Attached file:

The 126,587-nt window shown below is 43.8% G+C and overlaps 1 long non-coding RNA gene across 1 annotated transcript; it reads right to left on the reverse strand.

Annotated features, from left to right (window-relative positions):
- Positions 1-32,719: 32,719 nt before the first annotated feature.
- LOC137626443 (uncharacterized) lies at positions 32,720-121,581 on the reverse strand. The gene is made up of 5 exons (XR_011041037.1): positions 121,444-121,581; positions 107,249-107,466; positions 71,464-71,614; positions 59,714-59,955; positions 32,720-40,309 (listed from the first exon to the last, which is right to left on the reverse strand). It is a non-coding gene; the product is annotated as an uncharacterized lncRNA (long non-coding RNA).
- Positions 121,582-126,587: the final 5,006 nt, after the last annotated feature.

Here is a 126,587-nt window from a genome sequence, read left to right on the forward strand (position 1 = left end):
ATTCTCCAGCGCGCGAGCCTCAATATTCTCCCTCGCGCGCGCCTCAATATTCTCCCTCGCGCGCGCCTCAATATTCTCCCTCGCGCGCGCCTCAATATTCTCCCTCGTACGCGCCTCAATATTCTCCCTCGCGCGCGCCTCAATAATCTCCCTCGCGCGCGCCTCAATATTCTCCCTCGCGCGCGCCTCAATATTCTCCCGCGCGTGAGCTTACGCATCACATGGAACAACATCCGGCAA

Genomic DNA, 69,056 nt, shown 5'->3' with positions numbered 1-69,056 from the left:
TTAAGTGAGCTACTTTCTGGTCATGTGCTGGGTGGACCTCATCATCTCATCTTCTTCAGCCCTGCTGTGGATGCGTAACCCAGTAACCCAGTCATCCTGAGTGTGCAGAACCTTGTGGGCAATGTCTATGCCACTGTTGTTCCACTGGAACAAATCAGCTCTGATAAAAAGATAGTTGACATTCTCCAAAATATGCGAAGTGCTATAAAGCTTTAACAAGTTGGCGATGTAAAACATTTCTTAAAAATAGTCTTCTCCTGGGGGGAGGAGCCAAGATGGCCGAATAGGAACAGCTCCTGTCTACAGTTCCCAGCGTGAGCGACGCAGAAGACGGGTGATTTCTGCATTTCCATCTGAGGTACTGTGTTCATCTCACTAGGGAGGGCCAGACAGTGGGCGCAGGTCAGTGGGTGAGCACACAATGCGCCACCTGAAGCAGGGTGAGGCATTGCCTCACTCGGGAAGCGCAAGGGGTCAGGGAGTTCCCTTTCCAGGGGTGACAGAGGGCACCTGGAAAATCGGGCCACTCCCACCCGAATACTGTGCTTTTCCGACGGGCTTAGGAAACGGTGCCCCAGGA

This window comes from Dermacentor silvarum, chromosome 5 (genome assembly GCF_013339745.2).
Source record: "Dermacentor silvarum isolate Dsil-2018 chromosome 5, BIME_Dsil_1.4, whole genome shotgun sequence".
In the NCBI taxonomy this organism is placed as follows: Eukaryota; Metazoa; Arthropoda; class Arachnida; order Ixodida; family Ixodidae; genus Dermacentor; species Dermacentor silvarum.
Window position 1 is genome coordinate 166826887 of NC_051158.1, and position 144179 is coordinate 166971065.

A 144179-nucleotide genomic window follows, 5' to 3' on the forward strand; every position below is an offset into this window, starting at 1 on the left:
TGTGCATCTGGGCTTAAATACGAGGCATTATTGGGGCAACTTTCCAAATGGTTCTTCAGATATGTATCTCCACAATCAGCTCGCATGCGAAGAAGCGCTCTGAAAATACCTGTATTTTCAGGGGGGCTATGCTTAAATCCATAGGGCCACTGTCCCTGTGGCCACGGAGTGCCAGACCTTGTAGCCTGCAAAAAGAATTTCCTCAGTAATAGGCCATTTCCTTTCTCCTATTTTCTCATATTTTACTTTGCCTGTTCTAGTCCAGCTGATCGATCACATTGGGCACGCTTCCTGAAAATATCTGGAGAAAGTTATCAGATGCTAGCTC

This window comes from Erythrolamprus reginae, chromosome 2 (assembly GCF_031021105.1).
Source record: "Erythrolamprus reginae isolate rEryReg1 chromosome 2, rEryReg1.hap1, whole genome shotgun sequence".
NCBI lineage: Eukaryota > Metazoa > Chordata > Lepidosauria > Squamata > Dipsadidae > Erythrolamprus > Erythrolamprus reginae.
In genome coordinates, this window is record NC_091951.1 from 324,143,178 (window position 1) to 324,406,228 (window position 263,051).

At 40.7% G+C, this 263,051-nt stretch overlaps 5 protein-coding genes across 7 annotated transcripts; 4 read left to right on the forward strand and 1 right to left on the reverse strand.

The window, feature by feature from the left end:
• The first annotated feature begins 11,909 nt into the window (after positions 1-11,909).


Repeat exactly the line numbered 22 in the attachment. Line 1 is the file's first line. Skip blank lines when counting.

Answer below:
• The first annotated feature begins 11,909 nt into the window (after positions 1-11,909).